Legend has it that the Tower of London will fall if its resident ravens ever depart (photo credit: Michael Garnett, used under CC BY-NC-ND 2.0)

The public’s “love/hate” relationship with the Gypsies similarly differed between classes. In the 15th century, the castle dwellers rewarded the newly anointed “King’s Gypsies” with special rights in exchange for their valuable metal working skills, used in making the weaponry to keep the powerful in power. They were the talk of the town, with people saying “every village needs a Gypsy and a church”.

But it couldn’t last. Times were changing; industrialization and improved trade methods slowly undercut Gypsies’ exclusive professions, until the European welcome wagon to which the wandering Gypsies had become accustomed did a full 360. Expulsion became the new rule, epitomized in Stockholm’s welcoming embrace of Count Anthonius and his band of Gypsies in 1512 with free food, lodging and money until, like houseguests that overstayed their welcome, they were soon being thrown out of town and told to never return.

Roma brickmakers (courtesy Chuck Todaro, all rights reserved)

Roma brickmakers (courtesy Chuck Todaro, all rights reserved)

It was easier for the Gypsies of the Balkans, where the Gypsy metalworkers, brick-makers, cobblers and other tradesmen complimented the agricultural majority. Yet it wasn’t the same in Western Europe, where the Gypsy tradesmen found themselves confronted by the already established guild system. The old-fashioned accusations of cannibalism, disease, spies and the “j’accuse” boogie-man were a “drop in the bucket” compared to what they were to get for messing with people’s livelihood. Suddenly “every village needs a gypsy” reversed to “get out of here you crows”. Loss of income led to increased poverty and acts of desperation; Gypsies’ criminality became the story everyone talked about. Eventually “heidenjachten” (Gypsy hunts) were organized, leading to the Nazi era’s “life unworthy of living” propaganda and subsequent genocide, which Roma call “porajmos” (devouring) and which took the lives of roughly half a million Gypsies.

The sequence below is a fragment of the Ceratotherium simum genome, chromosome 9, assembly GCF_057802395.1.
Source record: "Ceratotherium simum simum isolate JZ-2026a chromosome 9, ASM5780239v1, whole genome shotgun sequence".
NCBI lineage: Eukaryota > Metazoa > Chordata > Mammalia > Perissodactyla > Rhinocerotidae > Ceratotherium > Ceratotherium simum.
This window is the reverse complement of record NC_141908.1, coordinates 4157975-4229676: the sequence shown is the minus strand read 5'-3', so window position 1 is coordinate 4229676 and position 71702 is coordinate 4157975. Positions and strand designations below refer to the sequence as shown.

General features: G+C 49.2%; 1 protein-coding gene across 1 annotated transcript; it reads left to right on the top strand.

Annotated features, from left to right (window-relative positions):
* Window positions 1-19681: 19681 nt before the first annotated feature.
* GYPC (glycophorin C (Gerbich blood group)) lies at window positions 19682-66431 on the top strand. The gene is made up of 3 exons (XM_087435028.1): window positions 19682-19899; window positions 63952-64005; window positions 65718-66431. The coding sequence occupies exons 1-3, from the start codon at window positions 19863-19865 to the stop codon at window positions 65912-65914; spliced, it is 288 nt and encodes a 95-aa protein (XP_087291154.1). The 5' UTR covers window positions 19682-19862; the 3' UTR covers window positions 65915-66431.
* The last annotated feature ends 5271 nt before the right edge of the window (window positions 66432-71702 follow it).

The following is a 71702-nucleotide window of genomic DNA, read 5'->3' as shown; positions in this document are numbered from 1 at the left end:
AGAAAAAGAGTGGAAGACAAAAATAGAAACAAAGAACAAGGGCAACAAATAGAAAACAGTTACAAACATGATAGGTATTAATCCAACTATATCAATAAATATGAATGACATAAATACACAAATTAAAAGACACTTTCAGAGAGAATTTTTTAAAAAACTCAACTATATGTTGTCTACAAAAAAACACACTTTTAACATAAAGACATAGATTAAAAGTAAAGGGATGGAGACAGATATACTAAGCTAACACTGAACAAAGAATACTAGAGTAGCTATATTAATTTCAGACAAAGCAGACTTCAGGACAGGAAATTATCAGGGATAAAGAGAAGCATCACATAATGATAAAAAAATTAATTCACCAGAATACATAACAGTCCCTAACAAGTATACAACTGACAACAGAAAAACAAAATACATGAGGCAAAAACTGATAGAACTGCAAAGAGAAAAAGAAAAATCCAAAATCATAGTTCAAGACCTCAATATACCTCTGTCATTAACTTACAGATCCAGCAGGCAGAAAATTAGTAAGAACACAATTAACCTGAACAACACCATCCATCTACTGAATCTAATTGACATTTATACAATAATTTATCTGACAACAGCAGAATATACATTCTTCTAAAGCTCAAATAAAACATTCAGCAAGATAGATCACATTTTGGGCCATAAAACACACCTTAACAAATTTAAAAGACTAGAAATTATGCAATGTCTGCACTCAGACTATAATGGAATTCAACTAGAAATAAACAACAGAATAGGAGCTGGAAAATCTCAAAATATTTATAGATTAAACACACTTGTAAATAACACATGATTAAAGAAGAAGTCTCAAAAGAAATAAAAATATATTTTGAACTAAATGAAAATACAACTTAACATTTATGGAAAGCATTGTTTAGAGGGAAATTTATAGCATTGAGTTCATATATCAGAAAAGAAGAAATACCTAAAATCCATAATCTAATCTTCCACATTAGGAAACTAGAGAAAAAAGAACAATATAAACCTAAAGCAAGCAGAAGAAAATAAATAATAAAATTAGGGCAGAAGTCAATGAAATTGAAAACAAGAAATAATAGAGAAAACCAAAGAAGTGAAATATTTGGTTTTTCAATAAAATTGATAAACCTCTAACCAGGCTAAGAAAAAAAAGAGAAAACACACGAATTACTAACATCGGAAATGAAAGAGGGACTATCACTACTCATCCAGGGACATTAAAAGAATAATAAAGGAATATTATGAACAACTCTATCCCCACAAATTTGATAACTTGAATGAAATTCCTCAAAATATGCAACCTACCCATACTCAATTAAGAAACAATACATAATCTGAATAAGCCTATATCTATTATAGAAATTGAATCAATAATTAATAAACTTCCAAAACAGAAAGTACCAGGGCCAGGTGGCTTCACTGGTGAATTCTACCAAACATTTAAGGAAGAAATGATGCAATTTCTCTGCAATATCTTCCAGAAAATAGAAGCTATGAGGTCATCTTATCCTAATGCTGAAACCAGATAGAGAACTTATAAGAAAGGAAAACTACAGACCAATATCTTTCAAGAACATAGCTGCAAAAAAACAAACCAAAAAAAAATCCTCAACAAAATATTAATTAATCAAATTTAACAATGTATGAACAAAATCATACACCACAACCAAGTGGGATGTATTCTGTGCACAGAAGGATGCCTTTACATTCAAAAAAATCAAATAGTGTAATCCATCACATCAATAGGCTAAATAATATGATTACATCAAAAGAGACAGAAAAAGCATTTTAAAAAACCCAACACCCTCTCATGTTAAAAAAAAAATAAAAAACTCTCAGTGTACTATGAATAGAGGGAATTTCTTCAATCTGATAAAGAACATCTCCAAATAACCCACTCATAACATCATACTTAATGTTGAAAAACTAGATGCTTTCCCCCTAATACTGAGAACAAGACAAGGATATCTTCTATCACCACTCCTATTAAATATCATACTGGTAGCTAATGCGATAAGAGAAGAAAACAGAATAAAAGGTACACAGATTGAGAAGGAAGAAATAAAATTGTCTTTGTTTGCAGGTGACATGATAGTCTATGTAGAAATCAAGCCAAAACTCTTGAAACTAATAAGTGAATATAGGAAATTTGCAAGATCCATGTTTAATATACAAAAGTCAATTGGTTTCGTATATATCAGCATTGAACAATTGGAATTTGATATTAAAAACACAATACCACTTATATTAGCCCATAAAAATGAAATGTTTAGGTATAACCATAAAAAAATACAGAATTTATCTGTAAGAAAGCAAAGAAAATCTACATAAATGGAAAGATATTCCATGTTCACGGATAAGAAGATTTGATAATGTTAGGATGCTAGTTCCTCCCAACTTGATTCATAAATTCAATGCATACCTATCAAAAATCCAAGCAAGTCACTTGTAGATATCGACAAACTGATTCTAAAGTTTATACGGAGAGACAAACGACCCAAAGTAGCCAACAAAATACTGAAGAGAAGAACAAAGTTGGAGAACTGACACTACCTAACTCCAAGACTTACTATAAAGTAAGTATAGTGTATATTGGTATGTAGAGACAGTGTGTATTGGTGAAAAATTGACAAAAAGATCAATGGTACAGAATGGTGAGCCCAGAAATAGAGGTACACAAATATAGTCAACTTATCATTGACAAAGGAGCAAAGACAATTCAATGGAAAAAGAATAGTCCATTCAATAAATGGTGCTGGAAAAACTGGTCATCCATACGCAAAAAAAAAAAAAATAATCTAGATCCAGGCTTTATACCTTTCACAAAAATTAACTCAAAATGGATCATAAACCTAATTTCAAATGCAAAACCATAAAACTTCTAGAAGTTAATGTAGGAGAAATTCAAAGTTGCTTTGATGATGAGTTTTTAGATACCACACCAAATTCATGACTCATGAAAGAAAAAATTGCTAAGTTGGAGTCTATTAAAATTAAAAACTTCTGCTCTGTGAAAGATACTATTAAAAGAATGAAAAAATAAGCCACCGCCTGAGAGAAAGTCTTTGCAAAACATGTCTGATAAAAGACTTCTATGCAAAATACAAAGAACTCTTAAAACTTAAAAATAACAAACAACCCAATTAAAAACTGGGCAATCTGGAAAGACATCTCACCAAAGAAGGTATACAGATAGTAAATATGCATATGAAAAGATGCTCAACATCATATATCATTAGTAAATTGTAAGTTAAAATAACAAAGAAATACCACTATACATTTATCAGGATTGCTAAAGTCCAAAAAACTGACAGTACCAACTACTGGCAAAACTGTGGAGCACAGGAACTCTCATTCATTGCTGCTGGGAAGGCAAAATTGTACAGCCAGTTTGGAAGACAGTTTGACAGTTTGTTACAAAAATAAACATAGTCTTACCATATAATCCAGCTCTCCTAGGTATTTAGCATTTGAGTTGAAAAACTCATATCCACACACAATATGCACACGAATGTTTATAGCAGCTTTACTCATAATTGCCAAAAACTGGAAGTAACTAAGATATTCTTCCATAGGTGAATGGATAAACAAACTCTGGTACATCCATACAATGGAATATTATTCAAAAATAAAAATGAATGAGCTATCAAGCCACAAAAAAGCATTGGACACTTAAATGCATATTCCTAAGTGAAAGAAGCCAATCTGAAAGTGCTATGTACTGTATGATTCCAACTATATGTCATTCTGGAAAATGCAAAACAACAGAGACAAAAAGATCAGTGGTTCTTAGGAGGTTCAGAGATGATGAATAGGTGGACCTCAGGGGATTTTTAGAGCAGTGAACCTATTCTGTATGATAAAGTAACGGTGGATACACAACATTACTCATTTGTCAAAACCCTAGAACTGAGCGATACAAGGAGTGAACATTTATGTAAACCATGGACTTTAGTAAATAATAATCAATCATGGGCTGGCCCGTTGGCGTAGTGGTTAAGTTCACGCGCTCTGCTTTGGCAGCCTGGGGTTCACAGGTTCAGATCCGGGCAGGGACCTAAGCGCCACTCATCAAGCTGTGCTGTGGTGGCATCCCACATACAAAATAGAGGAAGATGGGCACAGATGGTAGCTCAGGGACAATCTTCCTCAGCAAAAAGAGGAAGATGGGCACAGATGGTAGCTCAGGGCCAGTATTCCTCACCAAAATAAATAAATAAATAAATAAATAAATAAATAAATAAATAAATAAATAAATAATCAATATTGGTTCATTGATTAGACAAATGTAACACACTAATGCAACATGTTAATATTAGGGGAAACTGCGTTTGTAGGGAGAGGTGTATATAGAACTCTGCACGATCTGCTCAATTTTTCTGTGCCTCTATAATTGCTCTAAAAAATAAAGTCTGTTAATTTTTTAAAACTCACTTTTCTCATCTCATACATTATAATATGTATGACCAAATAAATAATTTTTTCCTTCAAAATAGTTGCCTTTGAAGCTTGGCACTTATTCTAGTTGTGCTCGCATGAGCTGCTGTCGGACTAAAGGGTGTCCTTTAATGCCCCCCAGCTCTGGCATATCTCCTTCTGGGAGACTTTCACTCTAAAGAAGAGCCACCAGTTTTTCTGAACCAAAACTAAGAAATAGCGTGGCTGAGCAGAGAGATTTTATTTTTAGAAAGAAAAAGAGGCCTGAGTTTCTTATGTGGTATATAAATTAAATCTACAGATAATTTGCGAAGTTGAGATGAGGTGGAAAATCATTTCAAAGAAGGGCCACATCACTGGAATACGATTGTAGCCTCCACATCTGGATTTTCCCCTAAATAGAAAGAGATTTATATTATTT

*   *   *   *   *   *

There is an old Greco-Roman legend claiming ravens were originally all white, but couldn’t keep a secret and so were punished by Apollo by turning them black. It’s the chatty nature of the bird, and Gypsies at the market place loudly hawking their wares, that caught outsiders’ attention and ballooned into a stereotype; nevertheless, this stereotype is fact.

Crows fighting in midair (photo credit: Carsten ten Brink, used under CC BY-NC-ND 2.0)

Crows fighting in midair (photo credit: Carsten ten Brink, used under CC BY-NC-ND 2.0)